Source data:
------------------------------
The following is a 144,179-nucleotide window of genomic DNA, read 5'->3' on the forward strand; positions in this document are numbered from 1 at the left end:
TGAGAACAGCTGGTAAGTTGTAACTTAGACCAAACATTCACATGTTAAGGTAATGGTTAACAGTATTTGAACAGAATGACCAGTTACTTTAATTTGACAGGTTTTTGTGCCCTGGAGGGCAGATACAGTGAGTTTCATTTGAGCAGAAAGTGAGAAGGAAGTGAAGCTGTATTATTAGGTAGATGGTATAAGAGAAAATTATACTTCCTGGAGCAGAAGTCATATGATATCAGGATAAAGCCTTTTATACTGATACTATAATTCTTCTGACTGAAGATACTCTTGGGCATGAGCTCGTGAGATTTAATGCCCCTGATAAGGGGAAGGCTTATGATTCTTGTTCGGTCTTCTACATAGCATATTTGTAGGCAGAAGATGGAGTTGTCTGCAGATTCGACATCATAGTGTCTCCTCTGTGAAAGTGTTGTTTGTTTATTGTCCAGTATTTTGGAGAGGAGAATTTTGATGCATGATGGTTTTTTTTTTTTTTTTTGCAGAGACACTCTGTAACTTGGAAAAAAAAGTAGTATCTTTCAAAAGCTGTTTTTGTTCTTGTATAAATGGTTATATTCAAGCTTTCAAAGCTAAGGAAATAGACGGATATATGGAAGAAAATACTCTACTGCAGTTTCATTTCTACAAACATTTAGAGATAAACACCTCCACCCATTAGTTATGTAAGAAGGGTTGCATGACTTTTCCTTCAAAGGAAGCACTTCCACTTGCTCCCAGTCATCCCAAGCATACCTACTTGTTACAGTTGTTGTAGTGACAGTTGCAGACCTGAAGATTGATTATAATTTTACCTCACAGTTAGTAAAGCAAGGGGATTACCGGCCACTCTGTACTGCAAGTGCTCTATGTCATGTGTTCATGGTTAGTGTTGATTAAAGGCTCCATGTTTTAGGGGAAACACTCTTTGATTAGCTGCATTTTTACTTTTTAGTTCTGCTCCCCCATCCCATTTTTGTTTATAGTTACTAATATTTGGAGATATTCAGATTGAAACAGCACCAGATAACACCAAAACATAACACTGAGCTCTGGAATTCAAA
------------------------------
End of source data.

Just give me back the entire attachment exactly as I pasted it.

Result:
The following is a 144,179-nucleotide window of genomic DNA, read 5'->3' on the forward strand; positions in this document are numbered from 1 at the left end:
TGAGAACAGCTGGTAAGTTGTAACTTAGACCAAACATTCACATGTTAAGGTAATGGTTAACAGTATTTGAACAGAATGACCAGTTACTTTAATTTGACAGGTTTTTGTGCCCTGGAGGGCAGATACAGTGAGTTTCATTTGAGCAGAAAGTGAGAAGGAAGTGAAGCTGTATTATTAGGTAGATGGTATAAGAGAAAATTATACTTCCTGGAGCAGAAGTCATATGATATCAGGATAAAGCCTTTTATACTGATACTATAATTCTTCTGACTGAAGATACTCTTGGGCATGAGCTCGTGAGATTTAATGCCCCTGATAAGGGGAAGGCTTATGATTCTTGTTCGGTCTTCTACATAGCATATTTGTAGGCAGAAGATGGAGTTGTCTGCAGATTCGACATCATAGTGTCTCCTCTGTGAAAGTGTTGTTTGTTTATTGTCCAGTATTTTGGAGAGGAGAATTTTGATGCATGATGGTTTTTTTTTTTTTTTTTGCAGAGACACTCTGTAACTTGGAAAAAAAAGTAGTATCTTTCAAAAGCTGTTTTTGTTCTTGTATAAATGGTTATATTCAAGCTTTCAAAGCTAAGGAAATAGACGGATATATGGAAGAAAATACTCTACTGCAGTTTCATTTCTACAAACATTTAGAGATAAACACCTCCACCCATTAGTTATGTAAGAAGGGTTGCATGACTTTTCCTTCAAAGGAAGCACTTCCACTTGCTCCCAGTCATCCCAAGCATACCTACTTGTTACAGTTGTTGTAGTGACAGTTGCAGACCTGAAGATTGATTATAATTTTACCTCACAGTTAGTAAAGCAAGGGGATTACCGGCCACTCTGTACTGCAAGTGCTCTATGTCATGTGTTCATGGTTAGTGTTGATTAAAGGCTCCATGTTTTAGGGGAAACACTCTTTGATTAGCTGCATTTTTACTTTTTAGTTCTGCTCCCCCATCCCATTTTTGTTTATAGTTACTAATATTTGGAGATATTCAGATTGAAACAGCACCAGATAACACCAAAACATAACACTGAGCTCTGGAATTCAAA